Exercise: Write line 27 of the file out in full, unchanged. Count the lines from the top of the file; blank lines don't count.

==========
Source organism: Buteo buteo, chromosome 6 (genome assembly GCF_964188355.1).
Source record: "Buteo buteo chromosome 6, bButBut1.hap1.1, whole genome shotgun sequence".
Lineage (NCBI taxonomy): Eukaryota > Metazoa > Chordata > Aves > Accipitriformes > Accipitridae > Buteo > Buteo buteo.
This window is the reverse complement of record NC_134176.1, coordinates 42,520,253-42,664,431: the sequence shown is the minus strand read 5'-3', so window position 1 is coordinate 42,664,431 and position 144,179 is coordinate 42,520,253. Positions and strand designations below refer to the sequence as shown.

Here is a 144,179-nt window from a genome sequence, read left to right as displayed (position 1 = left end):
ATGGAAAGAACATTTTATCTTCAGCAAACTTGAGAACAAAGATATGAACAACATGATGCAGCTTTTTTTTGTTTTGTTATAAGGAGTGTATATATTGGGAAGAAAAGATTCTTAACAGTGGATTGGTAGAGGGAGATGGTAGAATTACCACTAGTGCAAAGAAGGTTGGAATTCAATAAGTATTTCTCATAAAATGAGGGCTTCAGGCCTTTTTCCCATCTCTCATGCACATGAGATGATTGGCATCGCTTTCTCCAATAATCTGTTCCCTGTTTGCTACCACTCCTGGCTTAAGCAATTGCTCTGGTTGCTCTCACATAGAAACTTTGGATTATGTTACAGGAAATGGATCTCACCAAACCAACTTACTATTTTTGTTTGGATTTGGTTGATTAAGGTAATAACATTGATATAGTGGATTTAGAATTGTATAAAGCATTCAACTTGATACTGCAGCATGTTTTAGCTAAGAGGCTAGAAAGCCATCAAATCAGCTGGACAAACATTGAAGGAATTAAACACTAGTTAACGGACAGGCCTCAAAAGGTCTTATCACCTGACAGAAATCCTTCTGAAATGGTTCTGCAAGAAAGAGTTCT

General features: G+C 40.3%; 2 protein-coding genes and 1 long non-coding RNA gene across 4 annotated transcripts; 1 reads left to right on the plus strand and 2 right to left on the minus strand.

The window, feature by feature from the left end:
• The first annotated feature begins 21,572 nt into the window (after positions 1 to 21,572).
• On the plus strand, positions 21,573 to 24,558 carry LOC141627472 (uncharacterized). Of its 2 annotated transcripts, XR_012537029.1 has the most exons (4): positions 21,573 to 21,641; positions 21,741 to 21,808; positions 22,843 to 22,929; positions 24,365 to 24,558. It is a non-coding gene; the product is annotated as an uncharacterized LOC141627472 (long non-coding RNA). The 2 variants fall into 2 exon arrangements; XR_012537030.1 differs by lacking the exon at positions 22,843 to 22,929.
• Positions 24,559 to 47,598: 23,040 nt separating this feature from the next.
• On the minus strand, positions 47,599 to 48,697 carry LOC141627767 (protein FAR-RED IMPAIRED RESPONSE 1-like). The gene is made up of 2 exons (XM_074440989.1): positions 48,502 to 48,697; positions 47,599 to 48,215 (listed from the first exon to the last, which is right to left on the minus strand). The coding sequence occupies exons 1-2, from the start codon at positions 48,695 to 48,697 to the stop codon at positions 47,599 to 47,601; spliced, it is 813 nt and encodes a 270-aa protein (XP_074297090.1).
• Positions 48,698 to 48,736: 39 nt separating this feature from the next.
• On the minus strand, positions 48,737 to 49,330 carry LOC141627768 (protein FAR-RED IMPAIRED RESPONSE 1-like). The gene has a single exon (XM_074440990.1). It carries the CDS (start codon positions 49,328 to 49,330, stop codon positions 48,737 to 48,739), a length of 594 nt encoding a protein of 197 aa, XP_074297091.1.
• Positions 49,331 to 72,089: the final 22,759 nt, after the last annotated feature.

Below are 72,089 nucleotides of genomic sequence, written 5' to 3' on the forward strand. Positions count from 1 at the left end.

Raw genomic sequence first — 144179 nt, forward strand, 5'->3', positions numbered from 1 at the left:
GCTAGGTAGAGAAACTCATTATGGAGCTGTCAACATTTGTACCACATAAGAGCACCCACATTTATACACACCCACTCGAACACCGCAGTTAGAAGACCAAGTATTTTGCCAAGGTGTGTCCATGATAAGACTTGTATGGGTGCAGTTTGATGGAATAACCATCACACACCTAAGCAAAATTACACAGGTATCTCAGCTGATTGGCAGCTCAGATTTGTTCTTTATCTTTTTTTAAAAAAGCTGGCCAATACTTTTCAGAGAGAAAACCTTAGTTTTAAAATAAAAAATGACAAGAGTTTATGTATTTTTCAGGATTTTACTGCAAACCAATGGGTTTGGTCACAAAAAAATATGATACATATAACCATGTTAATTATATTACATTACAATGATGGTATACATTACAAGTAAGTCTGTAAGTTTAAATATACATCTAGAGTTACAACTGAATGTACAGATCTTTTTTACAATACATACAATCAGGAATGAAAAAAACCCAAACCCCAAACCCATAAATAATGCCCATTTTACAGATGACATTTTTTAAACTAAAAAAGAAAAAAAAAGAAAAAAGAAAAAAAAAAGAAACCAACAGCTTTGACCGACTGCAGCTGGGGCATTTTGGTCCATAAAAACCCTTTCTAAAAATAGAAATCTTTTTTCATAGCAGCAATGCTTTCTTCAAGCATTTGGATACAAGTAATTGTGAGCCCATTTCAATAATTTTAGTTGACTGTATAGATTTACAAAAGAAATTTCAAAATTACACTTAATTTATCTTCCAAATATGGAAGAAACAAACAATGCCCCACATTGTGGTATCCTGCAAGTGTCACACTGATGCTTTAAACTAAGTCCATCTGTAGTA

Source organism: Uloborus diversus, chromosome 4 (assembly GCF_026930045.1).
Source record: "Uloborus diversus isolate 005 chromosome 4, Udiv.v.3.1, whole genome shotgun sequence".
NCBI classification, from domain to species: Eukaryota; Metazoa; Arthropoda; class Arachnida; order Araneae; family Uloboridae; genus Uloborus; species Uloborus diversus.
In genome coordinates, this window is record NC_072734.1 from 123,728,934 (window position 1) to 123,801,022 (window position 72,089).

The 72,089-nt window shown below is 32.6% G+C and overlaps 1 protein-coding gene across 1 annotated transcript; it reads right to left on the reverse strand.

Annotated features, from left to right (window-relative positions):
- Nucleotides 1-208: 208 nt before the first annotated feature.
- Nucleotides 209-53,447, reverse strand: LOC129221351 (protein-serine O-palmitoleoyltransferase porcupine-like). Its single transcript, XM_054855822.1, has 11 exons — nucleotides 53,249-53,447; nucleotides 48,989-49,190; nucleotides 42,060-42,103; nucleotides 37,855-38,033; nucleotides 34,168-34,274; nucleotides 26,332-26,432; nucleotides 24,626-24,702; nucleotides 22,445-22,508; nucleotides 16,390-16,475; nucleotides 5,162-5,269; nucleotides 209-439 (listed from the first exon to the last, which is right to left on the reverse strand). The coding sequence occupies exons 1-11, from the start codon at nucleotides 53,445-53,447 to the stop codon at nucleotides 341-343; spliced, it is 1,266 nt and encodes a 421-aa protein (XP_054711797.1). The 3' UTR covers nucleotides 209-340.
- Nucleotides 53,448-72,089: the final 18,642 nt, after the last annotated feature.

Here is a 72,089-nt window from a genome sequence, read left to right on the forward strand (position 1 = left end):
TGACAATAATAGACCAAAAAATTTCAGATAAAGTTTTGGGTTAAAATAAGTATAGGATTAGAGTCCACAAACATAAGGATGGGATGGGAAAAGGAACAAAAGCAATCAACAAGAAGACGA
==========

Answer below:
- Nucleotides 53,448-72,089: the final 18,642 nt, after the last annotated feature.